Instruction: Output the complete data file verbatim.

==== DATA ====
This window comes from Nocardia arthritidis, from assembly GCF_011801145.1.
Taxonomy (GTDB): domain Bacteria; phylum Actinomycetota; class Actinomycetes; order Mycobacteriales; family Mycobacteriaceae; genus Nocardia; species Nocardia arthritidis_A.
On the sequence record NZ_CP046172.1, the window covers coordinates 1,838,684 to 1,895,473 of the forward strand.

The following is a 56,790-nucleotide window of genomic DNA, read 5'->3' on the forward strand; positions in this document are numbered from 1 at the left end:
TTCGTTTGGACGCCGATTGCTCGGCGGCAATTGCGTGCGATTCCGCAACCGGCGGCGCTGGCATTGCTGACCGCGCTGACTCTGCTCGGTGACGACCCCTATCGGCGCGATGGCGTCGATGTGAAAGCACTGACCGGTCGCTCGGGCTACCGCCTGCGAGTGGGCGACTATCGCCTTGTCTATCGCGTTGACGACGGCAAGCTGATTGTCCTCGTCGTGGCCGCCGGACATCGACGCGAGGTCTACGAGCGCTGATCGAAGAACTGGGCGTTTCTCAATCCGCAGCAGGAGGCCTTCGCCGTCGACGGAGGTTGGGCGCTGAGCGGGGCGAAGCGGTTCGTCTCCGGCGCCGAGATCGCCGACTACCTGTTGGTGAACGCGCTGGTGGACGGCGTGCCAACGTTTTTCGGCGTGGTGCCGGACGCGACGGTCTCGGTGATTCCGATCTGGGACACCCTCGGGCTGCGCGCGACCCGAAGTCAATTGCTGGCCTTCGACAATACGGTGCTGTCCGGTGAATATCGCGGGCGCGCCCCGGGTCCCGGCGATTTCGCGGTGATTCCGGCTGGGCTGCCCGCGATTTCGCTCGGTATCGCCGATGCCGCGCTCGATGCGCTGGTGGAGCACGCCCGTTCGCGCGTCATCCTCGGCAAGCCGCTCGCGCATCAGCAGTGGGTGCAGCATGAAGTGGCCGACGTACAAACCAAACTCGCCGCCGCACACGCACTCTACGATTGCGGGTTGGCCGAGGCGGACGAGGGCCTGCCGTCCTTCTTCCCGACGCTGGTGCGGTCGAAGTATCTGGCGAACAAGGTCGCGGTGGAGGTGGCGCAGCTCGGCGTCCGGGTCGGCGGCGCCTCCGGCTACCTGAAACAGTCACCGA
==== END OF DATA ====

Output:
This window comes from Nocardia arthritidis, from assembly GCF_011801145.1.
Taxonomy (GTDB): domain Bacteria; phylum Actinomycetota; class Actinomycetes; order Mycobacteriales; family Mycobacteriaceae; genus Nocardia; species Nocardia arthritidis_A.
On the sequence record NZ_CP046172.1, the window covers coordinates 1,838,684 to 1,895,473 of the forward strand.

The following is a 56,790-nucleotide window of genomic DNA, read 5'->3' on the forward strand; positions in this document are numbered from 1 at the left end:
TTCGTTTGGACGCCGATTGCTCGGCGGCAATTGCGTGCGATTCCGCAACCGGCGGCGCTGGCATTGCTGACCGCGCTGACTCTGCTCGGTGACGACCCCTATCGGCGCGATGGCGTCGATGTGAAAGCACTGACCGGTCGCTCGGGCTACCGCCTGCGAGTGGGCGACTATCGCCTTGTCTATCGCGTTGACGACGGCAAGCTGATTGTCCTCGTCGTGGCCGCCGGACATCGACGCGAGGTCTACGAGCGCTGATCGAAGAACTGGGCGTTTCTCAATCCGCAGCAGGAGGCCTTCGCCGTCGACGGAGGTTGGGCGCTGAGCGGGGCGAAGCGGTTCGTCTCCGGCGCCGAGATCGCCGACTACCTGTTGGTGAACGCGCTGGTGGACGGCGTGCCAACGTTTTTCGGCGTGGTGCCGGACGCGACGGTCTCGGTGATTCCGATCTGGGACACCCTCGGGCTGCGCGCGACCCGAAGTCAATTGCTGGCCTTCGACAATACGGTGCTGTCCGGTGAATATCGCGGGCGCGCCCCGGGTCCCGGCGATTTCGCGGTGATTCCGGCTGGGCTGCCCGCGATTTCGCTCGGTATCGCCGATGCCGCGCTCGATGCGCTGGTGGAGCACGCCCGTTCGCGCGTCATCCTCGGCAAGCCGCTCGCGCATCAGCAGTGGGTGCAGCATGAAGTGGCCGACGTACAAACCAAACTCGCCGCCGCACACGCACTCTACGATTGCGGGTTGGCCGAGGCGGACGAGGGCCTGCCGTCCTTCTTCCCGACGCTGGTGCGGTCGAAGTATCTGGCGAACAAGGTCGCGGTGGAGGTGGCGCAGCTCGGCGTCCGGGTCGGCGGCGCCTCCGGCTACCTGAAACAGTCACCGA